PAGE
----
So THAT'S Why We Get Sad On 'Happy' Occasions

Dread your birthday? Can't stand Christmas? You're not alone.

Whether it’s the anticipation not paying off, things not going exactly as planned or simply feeling a little off, sometimes our happy celebrations just don’t feel all that happy.

For example, according to the National Alliance on Mental Illness (NAMI), 64% of people with mental illnesses report their conditions are worse around the festive season in December – a supposedly happy time.

NAMI director Ken Duckworth added that “for many people the holiday season is not always the most wonderful time of the year”.

It’s not uncommon for people to dread their birthdays, either. Big milestone events in particular can seem daunting to some. And for those in a relationship, the unhappiness can be even more pronounced – according to data from Getting Personal, almost a quarter (23%) of those living with a partner have dreaded their own birthdays, compared to one in six single people.

But why are happy occasions sometimes SO miserable?

Well, you might be experiencing something called ‘perfect moment syndrome’ and it’s all to do with your expectations of how something should be, rather than accepting and experiencing the moment or occasion as it happens.

Perfect moment syndrome was first coined by author and mental health expert Sarah Wilson in her book First We Make The Beast Beautiful. In it, she said the phenomenon “afflicts those of us who think life should operate in a certain way, to certain ratios”.

She explained that we tend to think that “birthdays are always happy, a week in Thailand is meant to be relaxing, that a long awaited date with your partner at a special restaurant will bring you closer together”. But it doesn’t always work like that.

Sarah Yudkin, a relationship anxiety coach, identified with this. In a TikTok video she explained that when she set the bar high for how things should go, she was leaving a lot of room for disappointment and ended up feeling that the experience she’d had was not as it “should” have been.

That “should” is exactly where the issue lies. We place expectations on what “should” happen, instead of experiencing what will happen, as it happens.

I know for myself that I usually dread New Year’s Eve. I find the intensity of emotion around that time of year far too much to handle, I’m not great with breaks in routine and I feel like I’ll never be able to live up to what I “should” do at that time of year.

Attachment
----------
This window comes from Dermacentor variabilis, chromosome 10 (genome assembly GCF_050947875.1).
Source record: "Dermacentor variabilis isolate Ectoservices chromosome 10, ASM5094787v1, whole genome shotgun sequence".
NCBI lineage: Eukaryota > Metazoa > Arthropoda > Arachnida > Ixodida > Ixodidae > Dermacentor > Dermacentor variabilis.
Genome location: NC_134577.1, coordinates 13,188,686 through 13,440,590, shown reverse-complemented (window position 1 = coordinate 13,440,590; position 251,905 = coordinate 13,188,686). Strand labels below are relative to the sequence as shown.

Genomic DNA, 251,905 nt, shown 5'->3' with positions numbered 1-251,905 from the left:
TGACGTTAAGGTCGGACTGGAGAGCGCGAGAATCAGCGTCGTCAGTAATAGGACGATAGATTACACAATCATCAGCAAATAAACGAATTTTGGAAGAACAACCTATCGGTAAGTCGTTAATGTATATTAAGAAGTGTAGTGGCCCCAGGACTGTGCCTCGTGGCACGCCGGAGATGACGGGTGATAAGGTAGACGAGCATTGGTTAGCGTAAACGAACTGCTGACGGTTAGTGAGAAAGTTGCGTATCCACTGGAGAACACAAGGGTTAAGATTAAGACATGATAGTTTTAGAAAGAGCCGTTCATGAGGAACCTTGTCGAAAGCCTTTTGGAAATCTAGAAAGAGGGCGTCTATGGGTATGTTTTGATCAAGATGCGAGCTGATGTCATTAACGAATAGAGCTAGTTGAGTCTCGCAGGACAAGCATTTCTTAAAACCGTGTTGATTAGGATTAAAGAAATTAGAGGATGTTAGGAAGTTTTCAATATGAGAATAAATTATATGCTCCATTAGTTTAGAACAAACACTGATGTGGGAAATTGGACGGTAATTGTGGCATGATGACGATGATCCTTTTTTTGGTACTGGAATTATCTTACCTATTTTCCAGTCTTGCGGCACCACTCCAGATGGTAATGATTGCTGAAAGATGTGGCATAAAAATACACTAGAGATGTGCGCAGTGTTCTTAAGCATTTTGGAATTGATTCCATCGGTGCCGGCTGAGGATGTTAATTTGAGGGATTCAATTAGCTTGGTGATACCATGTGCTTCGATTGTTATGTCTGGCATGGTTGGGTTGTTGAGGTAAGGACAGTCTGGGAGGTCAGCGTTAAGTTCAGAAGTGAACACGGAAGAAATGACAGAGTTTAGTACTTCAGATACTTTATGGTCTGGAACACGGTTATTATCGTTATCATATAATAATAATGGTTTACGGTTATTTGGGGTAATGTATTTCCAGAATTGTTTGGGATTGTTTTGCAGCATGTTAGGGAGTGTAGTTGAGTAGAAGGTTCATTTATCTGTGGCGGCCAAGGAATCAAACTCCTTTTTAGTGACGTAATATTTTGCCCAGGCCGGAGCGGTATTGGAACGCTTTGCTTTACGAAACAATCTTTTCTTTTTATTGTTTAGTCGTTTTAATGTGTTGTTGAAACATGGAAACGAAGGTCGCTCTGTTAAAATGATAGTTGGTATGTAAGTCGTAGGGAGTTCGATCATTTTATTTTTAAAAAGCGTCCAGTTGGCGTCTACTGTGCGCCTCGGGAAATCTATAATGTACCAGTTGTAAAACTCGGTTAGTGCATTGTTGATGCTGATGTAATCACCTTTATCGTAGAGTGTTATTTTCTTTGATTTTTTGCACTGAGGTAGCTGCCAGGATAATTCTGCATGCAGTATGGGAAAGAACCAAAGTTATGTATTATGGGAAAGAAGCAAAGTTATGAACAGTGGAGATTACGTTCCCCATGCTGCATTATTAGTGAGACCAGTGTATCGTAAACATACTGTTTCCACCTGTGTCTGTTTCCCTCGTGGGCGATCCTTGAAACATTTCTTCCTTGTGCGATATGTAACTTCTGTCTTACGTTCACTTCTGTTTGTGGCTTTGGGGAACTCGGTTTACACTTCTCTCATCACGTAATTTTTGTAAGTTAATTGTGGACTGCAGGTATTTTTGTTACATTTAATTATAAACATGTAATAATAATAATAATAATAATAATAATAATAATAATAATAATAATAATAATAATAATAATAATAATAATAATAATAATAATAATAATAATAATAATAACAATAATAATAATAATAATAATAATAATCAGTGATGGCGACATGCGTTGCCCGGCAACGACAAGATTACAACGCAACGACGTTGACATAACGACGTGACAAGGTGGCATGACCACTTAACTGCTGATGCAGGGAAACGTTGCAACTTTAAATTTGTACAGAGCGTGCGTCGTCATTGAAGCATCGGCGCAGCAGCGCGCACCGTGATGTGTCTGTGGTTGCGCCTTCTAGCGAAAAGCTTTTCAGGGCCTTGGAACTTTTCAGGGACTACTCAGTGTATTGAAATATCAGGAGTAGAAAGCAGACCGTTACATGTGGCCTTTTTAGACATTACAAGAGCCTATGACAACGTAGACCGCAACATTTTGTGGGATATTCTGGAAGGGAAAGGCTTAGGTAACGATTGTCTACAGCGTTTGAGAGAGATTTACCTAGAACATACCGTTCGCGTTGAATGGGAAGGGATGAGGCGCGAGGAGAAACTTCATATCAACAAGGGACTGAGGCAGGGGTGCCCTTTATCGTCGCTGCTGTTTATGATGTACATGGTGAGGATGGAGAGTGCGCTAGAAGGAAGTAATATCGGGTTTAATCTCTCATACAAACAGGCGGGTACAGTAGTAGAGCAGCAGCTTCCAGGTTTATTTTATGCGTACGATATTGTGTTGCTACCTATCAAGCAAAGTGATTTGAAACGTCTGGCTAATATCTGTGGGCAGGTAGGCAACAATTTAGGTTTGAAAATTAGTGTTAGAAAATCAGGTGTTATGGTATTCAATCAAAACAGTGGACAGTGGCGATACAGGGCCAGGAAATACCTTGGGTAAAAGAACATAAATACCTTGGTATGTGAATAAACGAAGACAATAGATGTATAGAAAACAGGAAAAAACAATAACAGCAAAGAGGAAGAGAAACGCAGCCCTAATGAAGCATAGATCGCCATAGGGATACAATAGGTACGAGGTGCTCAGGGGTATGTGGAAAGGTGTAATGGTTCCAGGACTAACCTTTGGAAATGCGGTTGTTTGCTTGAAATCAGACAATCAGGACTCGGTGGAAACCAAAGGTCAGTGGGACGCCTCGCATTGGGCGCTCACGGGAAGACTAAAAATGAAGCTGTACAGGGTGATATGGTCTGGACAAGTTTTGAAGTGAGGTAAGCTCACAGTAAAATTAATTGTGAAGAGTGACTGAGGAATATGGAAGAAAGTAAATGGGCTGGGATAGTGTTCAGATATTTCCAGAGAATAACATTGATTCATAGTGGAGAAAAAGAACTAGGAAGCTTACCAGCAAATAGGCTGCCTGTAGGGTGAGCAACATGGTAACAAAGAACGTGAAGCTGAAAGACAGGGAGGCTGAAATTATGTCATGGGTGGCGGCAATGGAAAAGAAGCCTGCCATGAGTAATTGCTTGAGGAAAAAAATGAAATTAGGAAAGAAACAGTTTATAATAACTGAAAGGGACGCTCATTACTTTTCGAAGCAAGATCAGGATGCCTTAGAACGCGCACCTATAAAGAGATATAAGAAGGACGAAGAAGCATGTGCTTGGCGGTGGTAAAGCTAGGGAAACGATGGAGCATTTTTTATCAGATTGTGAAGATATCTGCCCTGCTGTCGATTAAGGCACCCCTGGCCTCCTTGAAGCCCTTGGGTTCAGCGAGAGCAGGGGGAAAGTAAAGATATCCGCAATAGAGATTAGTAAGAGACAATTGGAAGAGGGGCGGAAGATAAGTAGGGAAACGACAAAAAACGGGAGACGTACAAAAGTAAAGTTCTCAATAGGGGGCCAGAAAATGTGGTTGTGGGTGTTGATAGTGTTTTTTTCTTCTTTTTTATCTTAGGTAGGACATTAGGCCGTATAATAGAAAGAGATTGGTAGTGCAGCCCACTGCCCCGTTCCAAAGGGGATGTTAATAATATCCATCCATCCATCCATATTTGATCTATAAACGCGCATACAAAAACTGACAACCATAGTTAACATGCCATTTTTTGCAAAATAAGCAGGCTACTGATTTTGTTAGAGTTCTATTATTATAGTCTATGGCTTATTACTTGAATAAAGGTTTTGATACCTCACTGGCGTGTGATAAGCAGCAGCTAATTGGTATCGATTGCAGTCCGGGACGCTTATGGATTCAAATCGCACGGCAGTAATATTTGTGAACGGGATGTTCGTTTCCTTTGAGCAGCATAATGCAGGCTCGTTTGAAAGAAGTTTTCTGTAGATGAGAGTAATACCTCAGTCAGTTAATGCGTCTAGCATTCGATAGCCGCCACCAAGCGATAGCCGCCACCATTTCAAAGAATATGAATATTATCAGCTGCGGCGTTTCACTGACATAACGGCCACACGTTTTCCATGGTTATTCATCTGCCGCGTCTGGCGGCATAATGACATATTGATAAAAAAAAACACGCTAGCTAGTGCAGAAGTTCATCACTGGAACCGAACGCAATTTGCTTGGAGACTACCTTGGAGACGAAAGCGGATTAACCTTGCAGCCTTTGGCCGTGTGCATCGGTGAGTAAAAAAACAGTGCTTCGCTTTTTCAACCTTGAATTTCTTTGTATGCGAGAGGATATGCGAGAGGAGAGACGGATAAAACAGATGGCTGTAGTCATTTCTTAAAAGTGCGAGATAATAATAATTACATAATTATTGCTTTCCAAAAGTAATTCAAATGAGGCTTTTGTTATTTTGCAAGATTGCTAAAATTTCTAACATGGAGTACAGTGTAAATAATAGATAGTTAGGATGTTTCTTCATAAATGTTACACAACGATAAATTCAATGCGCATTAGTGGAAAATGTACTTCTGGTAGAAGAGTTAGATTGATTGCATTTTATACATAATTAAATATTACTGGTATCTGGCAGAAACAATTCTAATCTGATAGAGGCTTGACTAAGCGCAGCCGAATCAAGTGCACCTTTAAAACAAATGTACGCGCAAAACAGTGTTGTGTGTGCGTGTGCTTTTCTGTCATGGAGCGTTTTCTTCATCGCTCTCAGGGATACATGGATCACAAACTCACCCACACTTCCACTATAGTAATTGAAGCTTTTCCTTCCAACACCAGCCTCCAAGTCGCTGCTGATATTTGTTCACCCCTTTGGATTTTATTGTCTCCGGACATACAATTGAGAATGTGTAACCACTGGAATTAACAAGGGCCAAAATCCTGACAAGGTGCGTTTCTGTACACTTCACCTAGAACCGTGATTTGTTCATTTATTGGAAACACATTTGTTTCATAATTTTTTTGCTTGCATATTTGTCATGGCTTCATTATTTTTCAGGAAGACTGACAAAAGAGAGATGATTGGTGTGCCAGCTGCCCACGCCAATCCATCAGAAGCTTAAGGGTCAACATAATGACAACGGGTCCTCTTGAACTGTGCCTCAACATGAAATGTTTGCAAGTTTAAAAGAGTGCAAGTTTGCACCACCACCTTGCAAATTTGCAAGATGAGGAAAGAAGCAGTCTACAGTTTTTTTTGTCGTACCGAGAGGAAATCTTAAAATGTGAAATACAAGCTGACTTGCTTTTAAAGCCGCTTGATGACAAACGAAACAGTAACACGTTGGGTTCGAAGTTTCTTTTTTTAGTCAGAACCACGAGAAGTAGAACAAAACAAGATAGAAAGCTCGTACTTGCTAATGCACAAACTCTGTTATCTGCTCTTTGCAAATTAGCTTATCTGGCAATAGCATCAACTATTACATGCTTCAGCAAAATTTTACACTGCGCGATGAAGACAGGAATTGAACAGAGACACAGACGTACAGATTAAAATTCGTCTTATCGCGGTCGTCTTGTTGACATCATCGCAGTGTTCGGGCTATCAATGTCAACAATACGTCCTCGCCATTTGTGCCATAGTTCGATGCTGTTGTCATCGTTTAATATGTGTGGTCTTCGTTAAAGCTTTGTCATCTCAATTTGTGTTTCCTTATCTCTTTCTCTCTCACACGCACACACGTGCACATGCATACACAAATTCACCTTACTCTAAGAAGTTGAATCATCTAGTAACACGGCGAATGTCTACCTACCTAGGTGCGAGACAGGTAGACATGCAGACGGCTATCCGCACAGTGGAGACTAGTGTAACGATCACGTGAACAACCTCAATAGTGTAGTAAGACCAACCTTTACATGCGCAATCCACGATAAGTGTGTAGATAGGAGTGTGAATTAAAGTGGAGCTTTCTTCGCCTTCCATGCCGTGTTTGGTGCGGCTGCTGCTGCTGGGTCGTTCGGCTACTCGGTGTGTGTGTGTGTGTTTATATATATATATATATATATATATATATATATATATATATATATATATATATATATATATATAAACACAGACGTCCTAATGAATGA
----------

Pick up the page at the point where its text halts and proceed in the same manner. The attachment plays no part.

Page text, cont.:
do you experience perfect moment syndrome? how does that impact the experiences you have? what might it be like to shift from “this is how it *should be*” to “let’s see how this goes” without judging the outcome? #relationshipanxiety #perfectionist #perfectionism

♬ original sound - Sarah | Relationship Anxiety

How to deal with perfect moment syndrome

According to Yudkin, knowing that you experience this is a step in itself, as you’ll be able to notice it when it shows up in your life. It’s about recognising and being mindful of the fact that this happens for you, so you can anticipate it at the next event.

And the next time you go on a date night, or throw a party, you can be free to be open to the possibilities of the event that’s happening rather than expecting it to go exactly how you’ve pictured it in your mind, she suggested.

Yudkin also recommends giving yourself “extra compassion” if disappointment does pop up during a moment or experience and not judging yourself for feeling it. Sometimes you really are just feeling anxious or down and it doesn’t need to be “fixed” in that moment.

According to Bustle, it can also be helpful to question why your hopes are so high and practice mindfulness in the moment to help keep you grounded.

Getting Personal recommends that if you do get anxious about your birthday or other celebrations, try and keep them as low-key as possible. They advise inviting only a small circle of loved ones, choosing a venue with a “comfortable atmosphere” and trying to do something that everybody can enjoy.

Help and support:

  • Mind, open Monday to Friday, 9am-6pm on 0300 123 3393.
  • Samaritans offers a listening service which is open 24 hours a day, on 116 123 (UK and ROI - this number is FREE to call and will not appear on your phone bill).
  • CALM (the Campaign Against Living Miserably) offer a helpline open 5pm-midnight, 365 days a year, on 0800 58 58 58, and a webchat service.
  • The Mix is a free support service for people under 25. Call 0808 808 4994 or email
  • Rethink Mental Illness offers practical help through its advice line which can be reached on 0808 801 0525 (Monday to Friday 10am-4pm). More info can be found on

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